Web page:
So, here we are. Easter Sunday morning.
Spring has come early. The daffodils and Scilla are blooming.
The sanctuary is beautiful. The music inspiring.
And, the real life juxtaposition is stark.
Bombs explode in Brussels.
And in Ankara. And in Beirut. And in Baghdad.
Just as they have exploded in Oklahoma City and Birmingham, Alabama.
In the face of all that…
The violence of the cross and the violence in Brussels, and beyond the beauty of daffodils and lilies, we dare to gather to be reminded and to claim the astonishing promises of God wrapped up in the witness of the resurrection. That even in the face of all we see and read and hear about in the news, despair and death do not have the final word. Hope and Love and Life prevail.
However you understand resurrection or read the narrative of the women and the tomb and the angels and the stone rolled back and the incredulous, barely believing disciples. However you understand what it means to say…
He is not here.
Christ is risen.
Why do you seek the living among the dead?
And, whether you understand resurrection as something which happened to Jesus or something which happened to the disciples. Or the narrative as historical event or as a living parable.
Maybe it doesn’t matter.
At least, if you don’t stop there.
Maybe it doesn’t matter as long as you take the risk of asking the next two harder, more provocative, more turn the world right side up questions. The Biblical narratives of the resurrection of Jesus are incredibly nuanced, but the questions they leave for us to ponder and to answer are utterly simple.
Is it true?
And, if it is, where do you expect to meet Jesus?
So, first questions first.
However you understand the story, is it true?
Did something happen?
Did something happen between crucifixion and what came next.
Between scared to death disciples unwilling to leave the room where they were hiding to you and me here today.
If you answer yes, even if you are not sure exactly what happened or or how it happened or what it means, then you can also say Yes to the underlying witness of the story which is that even in the face of the torture and violence of Jesus’ death and the power and the ruthlessness of the Roman Empire to inflict that violence, all of that is not the end of the story and does not have the final word. For somehow beyond that ruthlessness and violence is the stone is rolled away and the angels who appear in the middle of what feels like the most desperate, heart-breaking situation and Jesus who meets us in those most common places and those most unexpected moments.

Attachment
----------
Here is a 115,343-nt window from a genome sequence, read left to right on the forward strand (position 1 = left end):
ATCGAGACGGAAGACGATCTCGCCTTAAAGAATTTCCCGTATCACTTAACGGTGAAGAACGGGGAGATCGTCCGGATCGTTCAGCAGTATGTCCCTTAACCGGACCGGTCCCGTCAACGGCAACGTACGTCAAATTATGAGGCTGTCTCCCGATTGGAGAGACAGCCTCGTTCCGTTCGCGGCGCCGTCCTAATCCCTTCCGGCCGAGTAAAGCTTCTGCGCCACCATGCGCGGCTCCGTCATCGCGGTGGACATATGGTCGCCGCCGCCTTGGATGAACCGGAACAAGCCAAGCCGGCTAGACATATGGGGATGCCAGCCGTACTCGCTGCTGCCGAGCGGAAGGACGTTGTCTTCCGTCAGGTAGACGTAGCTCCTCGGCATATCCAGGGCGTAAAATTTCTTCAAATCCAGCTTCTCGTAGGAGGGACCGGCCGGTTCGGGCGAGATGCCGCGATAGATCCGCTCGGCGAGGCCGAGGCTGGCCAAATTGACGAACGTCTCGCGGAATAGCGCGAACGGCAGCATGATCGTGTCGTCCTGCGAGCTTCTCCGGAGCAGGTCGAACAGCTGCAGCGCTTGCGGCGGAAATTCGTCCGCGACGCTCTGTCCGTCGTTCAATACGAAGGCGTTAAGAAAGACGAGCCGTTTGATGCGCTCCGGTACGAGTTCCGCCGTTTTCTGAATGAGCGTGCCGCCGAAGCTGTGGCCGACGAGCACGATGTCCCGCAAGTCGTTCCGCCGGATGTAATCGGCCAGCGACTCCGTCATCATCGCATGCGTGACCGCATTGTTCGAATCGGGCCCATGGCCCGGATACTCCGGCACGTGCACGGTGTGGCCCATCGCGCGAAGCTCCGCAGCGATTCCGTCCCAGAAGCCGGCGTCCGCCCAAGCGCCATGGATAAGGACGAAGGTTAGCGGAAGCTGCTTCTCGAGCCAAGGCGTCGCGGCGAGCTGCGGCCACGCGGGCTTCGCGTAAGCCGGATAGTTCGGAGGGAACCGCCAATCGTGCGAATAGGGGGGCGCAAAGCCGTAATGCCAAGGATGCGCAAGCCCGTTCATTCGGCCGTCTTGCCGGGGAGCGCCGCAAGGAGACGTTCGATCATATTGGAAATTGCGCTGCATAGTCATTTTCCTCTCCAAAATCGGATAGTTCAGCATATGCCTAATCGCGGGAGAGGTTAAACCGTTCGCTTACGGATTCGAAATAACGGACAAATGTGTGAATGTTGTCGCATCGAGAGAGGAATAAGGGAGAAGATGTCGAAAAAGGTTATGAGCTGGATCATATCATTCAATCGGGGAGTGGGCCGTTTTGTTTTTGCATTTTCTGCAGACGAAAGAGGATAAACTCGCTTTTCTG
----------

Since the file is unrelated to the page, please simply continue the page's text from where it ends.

The witness of the resurrection…
The witness of Easter is that…
Life, not Death, has the final word.
And, if you believe that is true, then that is how you are called to live. And hope and mercy and humanity and life are the values around which you are to orient your life. If, that is, you believe it is true.
And, the second question follows up on the first.
If it is true, all of what the Gospels bear witness to, then when and where do you meet Jesus? For even the empty tomb is not the end of the story. As I said last Sunday, for me, the witness of Jesus’ life is more parable than historical. More meant to show us who we are and how we are to live rather than a news account of where Jesus went and what he did and what he said. Because I think about Jesus that way and read the Bible that way, as I was reading the narrative again this week, I was struck by Jesus’ sudden appearance to the disciples as they hid huddled together in some forgotten room in Jerusalem.
“See my hands.” Jesus said.
“Give me something to eat.” Jesus said.
What if what he said is less about crucifixion wounds and being hungry and more about Jesus’ reminder to his disciples and to us of who he was and what he taught and who he included in the circle of God’s love? A reminder that “whatever you do for for one of the least of these you do it to me.” Whatever you do for all those who are wounded or abused or broken or endure violence in whatever form the violence takes. Whenever you meet the need of those who are hungry whether for food or respect or shelter or understanding or hope or courage or direction or forgiveness. “Whatever you do, you do to me.” And Jesus is present.
Could it be?
I think it is.
We meet Jesus out there amidst the wonder and the complexity, the breathtaking beauty and the heart-breaking brokenness of the world as it is when we find the courage to live and to respond with hope and mercy and to say yes to and to work towards God’s promise of new life. If, that is, you believe it is true.